Kek's Slovenia unified in team spirit unlike its 2002 predecessors
Slovenia is the smallest country to qualify for two non-contiguous World Cups, which at first sounds like a terribly contrived statistic. Trinidad and Tobago and Northern Ireland have both qualified for a World Cup with a smaller population, and Northern Ireland, having qualified in 1982, did so again in 1986. But that can be explained by a fine generation of players led by an inspirational manager in
When Slovenia qualified in 2002, it was staggering, not just because of the size of the country (population size approximately two million), but because it had shown little previous interest in any sport that didn't involve hurtling down a mountain very fast. It felt like a once-in-a-lifetime achievement. Yet somehow Slovenia have done it again, but unlike Northern Ireland, it has done it with a different manager and with an entirely different squad. Lightning has stuck twice.
There has, understandably, been a lot of talk about reliving the fairytale, and yet the truth is that Slovenia's experience in the 2002 World Cup was pretty miserable. The fairytale for it had been Euro 2000, when the Slovenians were a happy-go-lucky bunch who drew two of their three games, lost narrowly to Spain and at one point led the rump Yugoslavia 3-0. What happened in South Korea in '02, rather, was the chastening collapse of that generation, something signaled as its coach,
"You're a p---k of a coach and you were a p---k of a player," Zahovic ranted. "I could buy you, your house and your family." It wasn't quite in the league of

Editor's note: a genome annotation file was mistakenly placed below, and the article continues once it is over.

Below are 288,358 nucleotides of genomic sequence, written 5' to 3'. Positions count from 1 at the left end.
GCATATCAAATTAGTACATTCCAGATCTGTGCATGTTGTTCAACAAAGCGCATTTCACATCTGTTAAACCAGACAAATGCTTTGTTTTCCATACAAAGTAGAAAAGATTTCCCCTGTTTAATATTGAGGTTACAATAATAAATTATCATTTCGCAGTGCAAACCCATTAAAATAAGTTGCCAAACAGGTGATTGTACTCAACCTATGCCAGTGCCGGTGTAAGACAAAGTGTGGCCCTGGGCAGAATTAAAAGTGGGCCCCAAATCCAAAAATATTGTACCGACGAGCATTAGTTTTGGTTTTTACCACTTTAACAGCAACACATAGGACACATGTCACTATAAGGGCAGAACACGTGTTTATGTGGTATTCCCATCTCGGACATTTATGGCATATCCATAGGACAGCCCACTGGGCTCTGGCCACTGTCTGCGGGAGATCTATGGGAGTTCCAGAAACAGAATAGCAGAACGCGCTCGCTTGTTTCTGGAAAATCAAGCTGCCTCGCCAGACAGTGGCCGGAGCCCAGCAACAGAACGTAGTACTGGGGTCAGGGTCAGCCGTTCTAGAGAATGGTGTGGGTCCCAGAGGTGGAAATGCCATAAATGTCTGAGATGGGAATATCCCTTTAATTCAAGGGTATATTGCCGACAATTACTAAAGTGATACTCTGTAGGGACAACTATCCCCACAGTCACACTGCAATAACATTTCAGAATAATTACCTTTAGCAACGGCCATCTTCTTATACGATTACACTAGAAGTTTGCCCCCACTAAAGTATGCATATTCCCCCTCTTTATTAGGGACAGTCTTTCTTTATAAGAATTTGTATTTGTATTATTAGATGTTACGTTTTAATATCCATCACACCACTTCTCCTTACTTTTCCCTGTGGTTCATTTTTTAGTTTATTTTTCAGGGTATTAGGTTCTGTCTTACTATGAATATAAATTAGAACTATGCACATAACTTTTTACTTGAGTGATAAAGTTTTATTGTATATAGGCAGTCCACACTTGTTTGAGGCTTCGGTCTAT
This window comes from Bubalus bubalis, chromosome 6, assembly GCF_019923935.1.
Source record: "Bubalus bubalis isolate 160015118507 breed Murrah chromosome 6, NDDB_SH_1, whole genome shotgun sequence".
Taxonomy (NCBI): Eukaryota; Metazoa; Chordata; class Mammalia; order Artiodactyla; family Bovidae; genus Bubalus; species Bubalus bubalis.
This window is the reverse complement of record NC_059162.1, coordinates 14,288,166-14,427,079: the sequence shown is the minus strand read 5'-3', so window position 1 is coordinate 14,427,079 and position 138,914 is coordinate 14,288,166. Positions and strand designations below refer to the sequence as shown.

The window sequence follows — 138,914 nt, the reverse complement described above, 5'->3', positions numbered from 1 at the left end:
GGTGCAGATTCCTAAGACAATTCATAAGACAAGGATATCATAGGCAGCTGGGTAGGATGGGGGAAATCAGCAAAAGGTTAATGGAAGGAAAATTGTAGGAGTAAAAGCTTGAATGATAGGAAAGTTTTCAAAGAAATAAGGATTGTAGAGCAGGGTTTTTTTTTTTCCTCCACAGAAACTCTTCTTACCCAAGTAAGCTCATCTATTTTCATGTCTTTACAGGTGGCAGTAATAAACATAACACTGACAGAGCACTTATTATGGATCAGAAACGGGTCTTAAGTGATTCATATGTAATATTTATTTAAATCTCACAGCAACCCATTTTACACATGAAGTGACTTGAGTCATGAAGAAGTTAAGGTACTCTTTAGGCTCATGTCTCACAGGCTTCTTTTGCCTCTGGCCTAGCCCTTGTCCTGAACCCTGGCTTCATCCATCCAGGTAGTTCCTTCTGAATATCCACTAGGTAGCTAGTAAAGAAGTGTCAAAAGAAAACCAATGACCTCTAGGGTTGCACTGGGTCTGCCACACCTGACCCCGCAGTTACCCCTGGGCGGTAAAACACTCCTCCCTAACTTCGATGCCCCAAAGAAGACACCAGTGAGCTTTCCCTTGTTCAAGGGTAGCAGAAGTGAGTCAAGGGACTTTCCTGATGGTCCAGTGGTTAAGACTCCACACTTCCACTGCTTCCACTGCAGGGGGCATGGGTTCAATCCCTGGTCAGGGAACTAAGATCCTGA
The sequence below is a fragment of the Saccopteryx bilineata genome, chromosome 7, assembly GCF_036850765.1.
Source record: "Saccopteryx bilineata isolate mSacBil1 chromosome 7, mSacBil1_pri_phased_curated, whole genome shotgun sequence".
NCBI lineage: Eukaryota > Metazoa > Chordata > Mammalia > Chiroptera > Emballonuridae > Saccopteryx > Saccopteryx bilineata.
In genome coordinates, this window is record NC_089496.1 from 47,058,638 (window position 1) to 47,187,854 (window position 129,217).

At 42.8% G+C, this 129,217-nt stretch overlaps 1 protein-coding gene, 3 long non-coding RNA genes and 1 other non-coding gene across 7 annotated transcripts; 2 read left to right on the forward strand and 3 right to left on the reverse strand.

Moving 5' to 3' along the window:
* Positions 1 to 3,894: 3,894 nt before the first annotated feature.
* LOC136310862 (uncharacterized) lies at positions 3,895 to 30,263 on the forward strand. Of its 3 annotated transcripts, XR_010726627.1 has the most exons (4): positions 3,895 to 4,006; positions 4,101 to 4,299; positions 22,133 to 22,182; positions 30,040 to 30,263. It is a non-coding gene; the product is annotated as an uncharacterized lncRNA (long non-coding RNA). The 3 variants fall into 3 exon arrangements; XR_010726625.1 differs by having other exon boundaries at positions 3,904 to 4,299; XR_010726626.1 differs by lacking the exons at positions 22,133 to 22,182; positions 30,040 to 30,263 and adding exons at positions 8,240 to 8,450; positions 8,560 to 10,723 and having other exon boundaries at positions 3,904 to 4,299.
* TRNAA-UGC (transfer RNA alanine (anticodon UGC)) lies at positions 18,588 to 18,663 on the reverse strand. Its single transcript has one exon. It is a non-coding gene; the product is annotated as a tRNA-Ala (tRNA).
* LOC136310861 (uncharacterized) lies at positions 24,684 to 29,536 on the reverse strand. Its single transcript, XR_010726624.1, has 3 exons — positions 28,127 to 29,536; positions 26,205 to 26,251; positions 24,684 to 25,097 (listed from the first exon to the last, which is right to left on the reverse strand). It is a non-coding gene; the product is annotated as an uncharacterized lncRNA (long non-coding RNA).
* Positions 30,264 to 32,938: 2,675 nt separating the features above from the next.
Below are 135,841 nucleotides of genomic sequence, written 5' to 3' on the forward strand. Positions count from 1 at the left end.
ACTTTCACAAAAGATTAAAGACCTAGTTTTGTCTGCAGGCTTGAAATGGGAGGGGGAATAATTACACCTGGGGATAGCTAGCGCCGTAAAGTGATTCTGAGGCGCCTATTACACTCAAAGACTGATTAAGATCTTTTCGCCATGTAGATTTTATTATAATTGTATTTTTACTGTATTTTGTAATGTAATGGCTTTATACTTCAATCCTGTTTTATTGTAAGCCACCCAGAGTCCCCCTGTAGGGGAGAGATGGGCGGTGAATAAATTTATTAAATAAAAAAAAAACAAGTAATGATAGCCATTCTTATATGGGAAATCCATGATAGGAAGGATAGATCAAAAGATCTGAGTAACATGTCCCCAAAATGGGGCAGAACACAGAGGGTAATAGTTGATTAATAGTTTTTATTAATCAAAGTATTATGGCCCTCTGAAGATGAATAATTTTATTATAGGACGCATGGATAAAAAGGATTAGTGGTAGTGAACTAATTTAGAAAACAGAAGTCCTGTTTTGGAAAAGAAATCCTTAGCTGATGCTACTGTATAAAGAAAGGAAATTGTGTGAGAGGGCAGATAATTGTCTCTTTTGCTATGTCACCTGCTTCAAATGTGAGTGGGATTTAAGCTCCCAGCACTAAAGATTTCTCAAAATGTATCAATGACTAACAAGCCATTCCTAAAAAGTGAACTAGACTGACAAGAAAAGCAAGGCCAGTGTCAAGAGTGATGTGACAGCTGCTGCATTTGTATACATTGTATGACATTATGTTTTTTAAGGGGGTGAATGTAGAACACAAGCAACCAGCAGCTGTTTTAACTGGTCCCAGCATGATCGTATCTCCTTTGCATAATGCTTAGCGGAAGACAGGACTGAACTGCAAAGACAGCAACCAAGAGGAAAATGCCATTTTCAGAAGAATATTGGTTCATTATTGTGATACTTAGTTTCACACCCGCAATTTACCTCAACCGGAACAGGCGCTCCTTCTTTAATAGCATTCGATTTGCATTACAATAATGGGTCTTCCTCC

Katanec was disciplined, ascetic, a believer in the primacy of the team; as a player he had represented the characteristic Slovenian virtues of solidity and industry (although both his parents were Croatian). Zahovic, by contrast, was a free spirit, technically-gifted, individualistic. Both carried unhelpfully large egos. There had been tension between them before, but what crystallized it was the age-old rivalry between Ljubljana, the area to the south and west around the capital, and Styria, the area to the north and east around Maribor. Katanec is Ljubljancan; Zahovic, Styian.
After 63 minutes of Slovenia's opening game, against Spain in Jeju, Katanec replaced Zahovic with
Acimovic was the definition of a Ljubljancan. Not only had he been born in the capital and played for Olimpija, the biggest club there, but his father has been groundsman at the Bezigad, the stadium where Olimpija and Slovenia played their home matches. Even a plea from the prime minister,
In the fallout that followed Zahovic's subsequent departure, it emerged that there was a feeling among certain players that Katanec always favored Ljubljancans. The Viole, the hard-core of Maribor fans, then protested that the Slovenia Football Federation (NZS) had subsidized the Green Dragons, Olimpija's ultras, to travel to South Korea to support Slovenia. "We are always prepared to help organized fans,"
This time, the Viole will be in South Africa in force, for if Slovenia's qualification in 2002 felt to some like Ljubljancan triumph, this time the success has been very much rooted in Styria. The coach, the unassuming
Just as much as Katanec, Kek is a coach who insists of humility and industry. "We have a very young team and we must work and try very hard in training," he said. "We have discipline and great motivation. We're a small country but we have the chance to do something good."
He does not have a player as talented or individualistic as Zahovic, who played for Porto, Olympiacos, Valencia and Benfica, but while that certainly restricts Slovenia as an attacking force, it is probably no bad thing for the harmony of the squad. When the Bochum forward
The sense is that, having rather messed up the World Cup eight years ago, Slovenia is simply grateful to have a chance to superimpose some positive memories while at the same time gaining some publicity for a country that is often overlooked. "Qualifying again is something we could only dream about," said Kek. "It's very important for the whole country. Our nation has only existed for 20 years and every win in sport can help make sure that people around the world have heard of us."